I was a rugby player in my youth, and studied Japanese Karate-Do from the age of 8. I achieved third dan black belt in Shotokan and first dan in Kyushindo. I was, and am, physically very strong: lots of endurance and a healthy pain threshold. I was always taller than my contemporaries in primary and high school. I looked older, was bigger, and more developed than my contemporaries. I was different and this made me very shy and self-conscious. 

I hide my self-conscious shyness with confidence and physical achievements. And, I became knowledgeable in many academic disciplines.

Physical strength, martial ability, academic knowledge have always been my defence mechanisms to hide my true self from too much scrutiny. Just in case someone else rejected the REAL me.

Eventually my defence mechanisms added to my problems.

My confidence interpreted as arrogance. Martial ability as showing off. My intellect demonstrated aloofness and disconnected me even further from those around me.

Examples of my unconscious mind positive intentions to keep me safe. The results were to make things worse for me. I dread to think what my life would have been like with the added stress of instant, and constant social media.

Blame is heaped on social media for so many of our modern social ills. Eating disorders, self-harming, social anxiety, or exclusion to name a few. If not for causing these problems, at least for making them worse. Sure, I agree there are major differences that today’s social media has introduced to society at a global level. Placing the blame exclusively at its feet though I don’t think it is just.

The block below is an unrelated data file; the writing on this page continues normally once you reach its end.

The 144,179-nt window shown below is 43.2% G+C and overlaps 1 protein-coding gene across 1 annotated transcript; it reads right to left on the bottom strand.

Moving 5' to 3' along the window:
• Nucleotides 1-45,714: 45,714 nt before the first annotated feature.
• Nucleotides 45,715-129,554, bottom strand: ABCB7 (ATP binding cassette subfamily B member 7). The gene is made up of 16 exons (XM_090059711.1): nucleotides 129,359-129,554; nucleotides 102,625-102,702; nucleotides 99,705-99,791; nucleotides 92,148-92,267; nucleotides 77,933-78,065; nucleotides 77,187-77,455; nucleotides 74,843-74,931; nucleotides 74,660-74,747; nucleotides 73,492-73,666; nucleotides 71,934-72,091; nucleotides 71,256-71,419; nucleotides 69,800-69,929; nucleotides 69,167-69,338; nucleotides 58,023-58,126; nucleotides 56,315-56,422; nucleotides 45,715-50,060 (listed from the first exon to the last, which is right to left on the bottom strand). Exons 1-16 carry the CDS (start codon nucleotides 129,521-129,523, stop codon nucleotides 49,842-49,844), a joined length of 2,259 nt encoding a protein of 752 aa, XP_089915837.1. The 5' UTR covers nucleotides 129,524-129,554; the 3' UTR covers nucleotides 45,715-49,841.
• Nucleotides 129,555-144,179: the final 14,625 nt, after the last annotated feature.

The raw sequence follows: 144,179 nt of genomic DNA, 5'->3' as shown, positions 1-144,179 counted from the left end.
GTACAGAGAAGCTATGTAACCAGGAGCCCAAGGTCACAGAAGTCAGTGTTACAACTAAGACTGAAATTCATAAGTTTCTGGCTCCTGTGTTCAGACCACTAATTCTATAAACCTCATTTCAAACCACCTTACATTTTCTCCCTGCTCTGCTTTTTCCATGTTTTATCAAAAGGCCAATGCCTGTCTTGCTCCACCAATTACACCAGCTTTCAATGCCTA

You see for some, social media has given a voice to otherwise voiceless people. It has given eyes that can see beyond walls. And technology making the inaccessible accessible to people in isolation.

Every generation, I think, has had its own social media. Even the Romans had it. Young lads boasting about how many sexual conquests they had. Rhymes of undying love. Messages that two brothers posted on the walls of a friend’s house. Of course, I do mean literally writing on their friend’s wall, because I’m talking about graffiti. Like social media, Roman graffiti influenced the everyday lives of people all over the empire.

I do not want to oversimplify or trivialise the effects of social media on society. It is a complex phenomenon.

What I can confidently say, is that some of my clients experience real, harmful effects of social media. The effects have affected the very foundations of their personhood. Affecting not only how they see themselves in terms of body image, and social acceptability. But, also in how they experience themselves through the media of other media pages and posts.

Most of these clients feel they have to constantly present themselves as always beautiful. Always accessible, always with it, always strong. And, like our beautiful photo above of the pile of stones, always ready to crash down. If someone either deliberately or accidentally knocks the stack over (negative comments, or not enough likes) it all comes crashing down.

This constant stress results often in generalised anxiety and sometimes crippling panic attacks. If the experience is over a long period, it can lead to depression and sometimes complete social seclusion.

In learning the source of our anxiety, we can relearn its original intention for us. And that means we can change its hold on us. We may experience freedom again.

There are multiple reasons why this is important, one stands out above the rest. If I am so taken up with living my life through the media lens of other people’s media, who is actually living, me?

I help people live their life, not someone else’s version of their life.

Never stop being you.